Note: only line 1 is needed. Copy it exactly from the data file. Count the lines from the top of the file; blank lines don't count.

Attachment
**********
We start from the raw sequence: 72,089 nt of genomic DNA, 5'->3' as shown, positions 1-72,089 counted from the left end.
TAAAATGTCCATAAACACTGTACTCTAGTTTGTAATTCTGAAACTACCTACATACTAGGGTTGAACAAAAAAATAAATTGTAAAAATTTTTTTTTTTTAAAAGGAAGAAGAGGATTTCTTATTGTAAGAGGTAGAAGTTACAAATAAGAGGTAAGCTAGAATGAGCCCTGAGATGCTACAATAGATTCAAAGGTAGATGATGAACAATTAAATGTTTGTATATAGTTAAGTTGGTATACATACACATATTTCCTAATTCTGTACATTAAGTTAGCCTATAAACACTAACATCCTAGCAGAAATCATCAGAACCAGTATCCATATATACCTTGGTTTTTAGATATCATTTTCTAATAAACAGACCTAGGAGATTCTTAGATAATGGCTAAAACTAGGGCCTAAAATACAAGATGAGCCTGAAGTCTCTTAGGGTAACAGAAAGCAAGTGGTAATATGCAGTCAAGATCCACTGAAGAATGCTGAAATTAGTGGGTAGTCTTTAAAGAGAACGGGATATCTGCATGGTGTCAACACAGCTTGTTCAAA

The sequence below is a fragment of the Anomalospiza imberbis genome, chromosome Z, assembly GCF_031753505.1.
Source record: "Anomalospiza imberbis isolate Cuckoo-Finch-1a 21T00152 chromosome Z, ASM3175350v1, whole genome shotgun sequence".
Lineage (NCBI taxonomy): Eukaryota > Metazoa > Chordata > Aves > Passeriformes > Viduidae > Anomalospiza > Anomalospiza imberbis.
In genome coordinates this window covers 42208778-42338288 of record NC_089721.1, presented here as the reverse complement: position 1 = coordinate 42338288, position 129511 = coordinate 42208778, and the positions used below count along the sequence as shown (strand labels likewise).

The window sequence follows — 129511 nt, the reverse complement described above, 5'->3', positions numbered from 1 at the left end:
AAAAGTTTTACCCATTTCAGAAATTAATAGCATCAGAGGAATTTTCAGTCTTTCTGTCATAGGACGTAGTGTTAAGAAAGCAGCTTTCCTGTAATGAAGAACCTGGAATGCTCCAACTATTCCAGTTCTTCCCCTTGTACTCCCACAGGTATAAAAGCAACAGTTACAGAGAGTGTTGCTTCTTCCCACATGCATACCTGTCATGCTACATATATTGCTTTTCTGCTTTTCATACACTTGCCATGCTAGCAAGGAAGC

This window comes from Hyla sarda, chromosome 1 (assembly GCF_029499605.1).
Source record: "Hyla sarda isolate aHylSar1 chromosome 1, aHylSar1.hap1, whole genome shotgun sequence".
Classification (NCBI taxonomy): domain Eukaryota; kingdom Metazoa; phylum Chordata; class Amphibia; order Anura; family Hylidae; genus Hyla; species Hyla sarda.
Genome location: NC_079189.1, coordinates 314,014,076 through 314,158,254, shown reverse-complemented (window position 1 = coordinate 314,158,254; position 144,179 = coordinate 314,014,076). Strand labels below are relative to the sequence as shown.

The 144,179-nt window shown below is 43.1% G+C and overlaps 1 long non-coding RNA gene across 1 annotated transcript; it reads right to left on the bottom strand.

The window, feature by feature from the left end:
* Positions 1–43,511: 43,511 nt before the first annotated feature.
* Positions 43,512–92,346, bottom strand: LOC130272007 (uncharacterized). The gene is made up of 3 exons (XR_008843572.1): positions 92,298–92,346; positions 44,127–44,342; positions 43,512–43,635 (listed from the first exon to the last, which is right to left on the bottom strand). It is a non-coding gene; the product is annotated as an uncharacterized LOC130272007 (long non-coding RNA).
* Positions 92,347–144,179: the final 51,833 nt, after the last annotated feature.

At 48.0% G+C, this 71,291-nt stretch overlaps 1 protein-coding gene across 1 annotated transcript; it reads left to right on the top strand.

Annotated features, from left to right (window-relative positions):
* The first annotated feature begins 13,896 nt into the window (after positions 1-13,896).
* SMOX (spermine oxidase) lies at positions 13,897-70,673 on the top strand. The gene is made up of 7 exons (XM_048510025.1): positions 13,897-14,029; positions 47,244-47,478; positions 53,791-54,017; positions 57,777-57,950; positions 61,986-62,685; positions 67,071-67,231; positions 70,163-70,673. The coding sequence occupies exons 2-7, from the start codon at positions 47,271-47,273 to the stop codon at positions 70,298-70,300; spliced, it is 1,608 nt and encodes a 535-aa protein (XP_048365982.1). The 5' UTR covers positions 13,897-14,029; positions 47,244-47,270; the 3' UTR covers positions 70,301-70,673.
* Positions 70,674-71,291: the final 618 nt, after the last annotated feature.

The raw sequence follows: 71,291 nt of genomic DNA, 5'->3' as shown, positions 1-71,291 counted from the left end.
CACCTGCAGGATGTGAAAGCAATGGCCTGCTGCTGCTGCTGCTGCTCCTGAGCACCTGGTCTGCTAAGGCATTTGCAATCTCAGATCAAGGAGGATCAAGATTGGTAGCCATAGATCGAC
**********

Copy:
We start from the raw sequence: 72,089 nt of genomic DNA, 5'->3' as shown, positions 1-72,089 counted from the left end.